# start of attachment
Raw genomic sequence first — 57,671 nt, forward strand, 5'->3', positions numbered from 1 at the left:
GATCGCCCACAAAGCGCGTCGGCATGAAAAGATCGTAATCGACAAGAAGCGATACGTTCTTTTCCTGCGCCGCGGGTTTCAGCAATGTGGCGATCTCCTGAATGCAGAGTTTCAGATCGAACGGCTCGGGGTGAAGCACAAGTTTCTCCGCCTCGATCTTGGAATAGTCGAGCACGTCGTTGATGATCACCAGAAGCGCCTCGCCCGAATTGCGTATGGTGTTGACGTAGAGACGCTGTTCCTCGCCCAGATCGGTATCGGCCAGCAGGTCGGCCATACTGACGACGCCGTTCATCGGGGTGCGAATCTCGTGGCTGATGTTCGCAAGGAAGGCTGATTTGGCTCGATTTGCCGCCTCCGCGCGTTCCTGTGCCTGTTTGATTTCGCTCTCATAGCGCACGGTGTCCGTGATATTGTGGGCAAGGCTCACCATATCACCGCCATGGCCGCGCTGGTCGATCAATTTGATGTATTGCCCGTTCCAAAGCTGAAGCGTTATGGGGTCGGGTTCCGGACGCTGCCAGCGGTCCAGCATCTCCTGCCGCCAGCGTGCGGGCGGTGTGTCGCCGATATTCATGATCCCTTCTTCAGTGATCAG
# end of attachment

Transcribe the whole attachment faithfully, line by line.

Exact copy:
Raw genomic sequence first — 57,671 nt, forward strand, 5'->3', positions numbered from 1 at the left:
GATCGCCCACAAAGCGCGTCGGCATGAAAAGATCGTAATCGACAAGAAGCGATACGTTCTTTTCCTGCGCCGCGGGTTTCAGCAATGTGGCGATCTCCTGAATGCAGAGTTTCAGATCGAACGGCTCGGGGTGAAGCACAAGTTTCTCCGCCTCGATCTTGGAATAGTCGAGCACGTCGTTGATGATCACCAGAAGCGCCTCGCCCGAATTGCGTATGGTGTTGACGTAGAGACGCTGTTCCTCGCCCAGATCGGTATCGGCCAGCAGGTCGGCCATACTGACGACGCCGTTCATCGGGGTGCGAATCTCGTGGCTGATGTTCGCAAGGAAGGCTGATTTGGCTCGATTTGCCGCCTCCGCGCGTTCCTGTGCCTGTTTGATTTCGCTCTCATAGCGCACGGTGTCCGTGATATTGTGGGCAAGGCTCACCATATCACCGCCATGGCCGCGCTGGTCGATCAATTTGATGTATTGCCCGTTCCAAAGCTGAAGCGTTATGGGGTCGGGTTCCGGACGCTGCCAGCGGTCCAGCATCTCCTGCCGCCAGCGTGCGGGCGGTGTGTCGCCGATATTCATGATCCCTTCTTCAGTGATCAG